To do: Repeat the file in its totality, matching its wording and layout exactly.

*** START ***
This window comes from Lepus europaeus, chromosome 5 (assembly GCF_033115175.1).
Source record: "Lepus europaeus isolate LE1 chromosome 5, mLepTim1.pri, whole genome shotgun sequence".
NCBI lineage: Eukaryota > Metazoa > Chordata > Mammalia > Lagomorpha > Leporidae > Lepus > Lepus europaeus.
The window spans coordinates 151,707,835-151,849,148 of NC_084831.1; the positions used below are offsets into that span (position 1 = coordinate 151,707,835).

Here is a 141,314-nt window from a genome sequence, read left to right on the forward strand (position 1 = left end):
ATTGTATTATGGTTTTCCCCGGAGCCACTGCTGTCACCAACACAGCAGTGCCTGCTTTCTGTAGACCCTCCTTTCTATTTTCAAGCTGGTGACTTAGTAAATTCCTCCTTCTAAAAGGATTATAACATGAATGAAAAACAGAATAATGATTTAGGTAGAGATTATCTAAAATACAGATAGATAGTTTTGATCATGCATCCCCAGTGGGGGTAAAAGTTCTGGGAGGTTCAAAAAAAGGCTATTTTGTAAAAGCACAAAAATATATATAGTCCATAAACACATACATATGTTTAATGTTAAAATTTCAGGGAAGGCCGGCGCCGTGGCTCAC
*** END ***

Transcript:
This window comes from Lepus europaeus, chromosome 5 (assembly GCF_033115175.1).
Source record: "Lepus europaeus isolate LE1 chromosome 5, mLepTim1.pri, whole genome shotgun sequence".
NCBI lineage: Eukaryota > Metazoa > Chordata > Mammalia > Lagomorpha > Leporidae > Lepus > Lepus europaeus.
The window spans coordinates 151,707,835-151,849,148 of NC_084831.1; the positions used below are offsets into that span (position 1 = coordinate 151,707,835).

Here is a 141,314-nt window from a genome sequence, read left to right on the forward strand (position 1 = left end):
ATTGTATTATGGTTTTCCCCGGAGCCACTGCTGTCACCAACACAGCAGTGCCTGCTTTCTGTAGACCCTCCTTTCTATTTTCAAGCTGGTGACTTAGTAAATTCCTCCTTCTAAAAGGATTATAACATGAATGAAAAACAGAATAATGATTTAGGTAGAGATTATCTAAAATACAGATAGATAGTTTTGATCATGCATCCCCAGTGGGGGTAAAAGTTCTGGGAGGTTCAAAAAAAGGCTATTTTGTAAAAGCACAAAAATATATATAGTCCATAAACACATACATATGTTTAATGTTAAAATTTCAGGGAAGGCCGGCGCCGTGGCTCAC